Jammu, March 14 (IANS) Though the trans-Line of Control (LOC) trade between India and Pakistan is picking up, many locals in Poonch district here allege it is the people from outside the state who are benefitting more from it.
Nishu Gupta, a local trader in Poonch, said: “Big traders from outside the state carry out the trade by proxy through registered traders in Poonch and take the benefit of tax free trade.”
The cross-LOC trade is tax free and locals say the traders from neighbouring Punjab who used to earlier do business with Pakistani counterparts through Wagah border have now shifted to Poonch by proxy. “They save big amount even after paying for transportation from Poonch,” said Gupta.
Traders say it is “hardly benefiting the Poonch locals for whom the cross-LOC trade began”.
The traders are facing many difficulties, still it is becoming popular by the day as it provides employment to the locals.
The cross-LOC trade takes place from two points in the state – Chakan-da-Bagh in Poonch district of Jammu region, and Salamabad in Baramulla district of Kashmir valley.
The trade that began in December 2008 as one of the main confidence building measures (CBMs) between India and Pakistan has registered business of over one billion rupees (Rs.1,50,35,31,741) till February 2011.
The barter system trade happens on Tuesdays and Wednesdays “though we want it on daily basis”, President of Traders’ Union in Poonch Pawan Anand told IANS over phone.
Deputy Commissioner of Poonch Kuldeep Lal Khajuria said: “There are 166 traders registered with us in Poonch to do business with traders in Pakistan occupied Kashmir (POK), of which 140 are active.”
He told 25 trucks carry permitted tradable goods cross the LOC from either side. At present, there are about 30 items being traded including fruits, vegetables, dry-fruits handlooms and handicrafts.
The trade between both the sides is on barter system as there is no agreement on the currency to be used.
“Dollar is used in international trade, and business between two parts of Jammu and Kashmir cannot be termed as international,” noted Y.V. Sharma, President of Chamber of Commerce and Industries in Jammu.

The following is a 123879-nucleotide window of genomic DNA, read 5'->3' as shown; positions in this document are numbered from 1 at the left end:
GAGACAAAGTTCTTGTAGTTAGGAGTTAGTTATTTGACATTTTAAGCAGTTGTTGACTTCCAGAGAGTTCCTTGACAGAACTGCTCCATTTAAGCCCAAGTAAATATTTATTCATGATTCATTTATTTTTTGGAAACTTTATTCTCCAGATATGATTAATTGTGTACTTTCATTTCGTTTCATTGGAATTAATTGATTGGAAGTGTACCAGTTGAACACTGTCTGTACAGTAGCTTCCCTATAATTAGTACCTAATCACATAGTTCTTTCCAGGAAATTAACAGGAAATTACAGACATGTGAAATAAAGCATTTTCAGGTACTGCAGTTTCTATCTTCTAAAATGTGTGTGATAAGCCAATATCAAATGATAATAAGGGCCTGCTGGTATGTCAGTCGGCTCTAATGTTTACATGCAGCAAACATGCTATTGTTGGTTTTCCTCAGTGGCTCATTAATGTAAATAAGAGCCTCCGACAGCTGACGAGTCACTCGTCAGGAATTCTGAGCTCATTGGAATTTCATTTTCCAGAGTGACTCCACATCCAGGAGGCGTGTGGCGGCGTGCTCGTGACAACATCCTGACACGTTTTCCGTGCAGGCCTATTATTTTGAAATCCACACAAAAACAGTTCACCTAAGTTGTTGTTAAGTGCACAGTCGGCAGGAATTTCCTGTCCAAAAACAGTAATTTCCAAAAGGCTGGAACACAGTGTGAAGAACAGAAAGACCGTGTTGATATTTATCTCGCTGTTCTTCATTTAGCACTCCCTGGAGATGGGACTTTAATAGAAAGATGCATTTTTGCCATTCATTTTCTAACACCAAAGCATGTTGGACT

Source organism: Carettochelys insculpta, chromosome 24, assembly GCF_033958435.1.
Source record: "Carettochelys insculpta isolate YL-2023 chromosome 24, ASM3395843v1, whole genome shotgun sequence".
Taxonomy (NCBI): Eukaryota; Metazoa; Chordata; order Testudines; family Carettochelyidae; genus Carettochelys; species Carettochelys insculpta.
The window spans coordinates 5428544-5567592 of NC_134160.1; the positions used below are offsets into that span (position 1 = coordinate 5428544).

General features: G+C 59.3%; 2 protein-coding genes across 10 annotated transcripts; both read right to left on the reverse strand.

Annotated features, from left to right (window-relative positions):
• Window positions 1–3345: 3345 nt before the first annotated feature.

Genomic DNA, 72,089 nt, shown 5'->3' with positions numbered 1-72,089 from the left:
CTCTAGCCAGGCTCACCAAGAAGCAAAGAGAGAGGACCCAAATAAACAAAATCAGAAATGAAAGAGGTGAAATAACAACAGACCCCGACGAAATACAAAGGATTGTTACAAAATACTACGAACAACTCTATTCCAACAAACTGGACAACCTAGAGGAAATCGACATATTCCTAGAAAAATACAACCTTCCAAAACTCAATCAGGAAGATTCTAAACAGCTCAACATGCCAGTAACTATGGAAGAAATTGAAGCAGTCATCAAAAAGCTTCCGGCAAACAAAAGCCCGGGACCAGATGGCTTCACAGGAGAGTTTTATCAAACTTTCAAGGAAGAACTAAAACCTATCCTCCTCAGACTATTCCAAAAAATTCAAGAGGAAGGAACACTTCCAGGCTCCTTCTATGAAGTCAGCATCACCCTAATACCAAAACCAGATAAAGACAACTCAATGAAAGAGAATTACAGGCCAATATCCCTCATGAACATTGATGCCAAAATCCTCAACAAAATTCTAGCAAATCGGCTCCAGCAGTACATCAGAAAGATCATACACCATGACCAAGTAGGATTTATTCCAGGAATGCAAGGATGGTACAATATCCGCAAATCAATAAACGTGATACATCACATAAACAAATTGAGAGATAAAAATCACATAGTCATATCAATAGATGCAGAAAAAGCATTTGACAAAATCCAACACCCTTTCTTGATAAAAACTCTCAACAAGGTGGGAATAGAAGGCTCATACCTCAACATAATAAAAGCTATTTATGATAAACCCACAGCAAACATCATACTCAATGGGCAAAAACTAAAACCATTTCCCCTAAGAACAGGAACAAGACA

Sharma says the traders are facing problems, “but this is not formal trade, if we gauge by the yardstick of trade. This is just a CBM, which is picking up as the local traders have will and conviction to do business”.
However, Rajeev Tondon, a leader of cross-LOC traders’ Union said: “Things are not so bad. This trade has provided employment to about 5,000 locals in and around Poonch, like labourers, transporters, dhaba owners, account keepers etc.”
Asked to clarify on the proxy trade, Khajuria said: “Though, there are such allegations, we are keeping our eyes and ears open against all this. We will take action if we come across any such case.”
He told the government was upgrading the facilities at Trade and Facilitation centre at Chakan-da-bagh where the trucks from Pakistan off-load the goods. “The screening system is being improved for faster screening.”
“But there are other demands of traders too like increasing the number of trading days, increasing number of trucks coming and going per day, banking facilities and increasing number of tradable items.”
The cross-LOC trade opening roads for separated families on either side were seen as major CBMs between India and Pakistan. According to official figures, 3,314 people visited POK from India, and 3,384 people came from POK to Poonch district only between November 2005 and February 2011.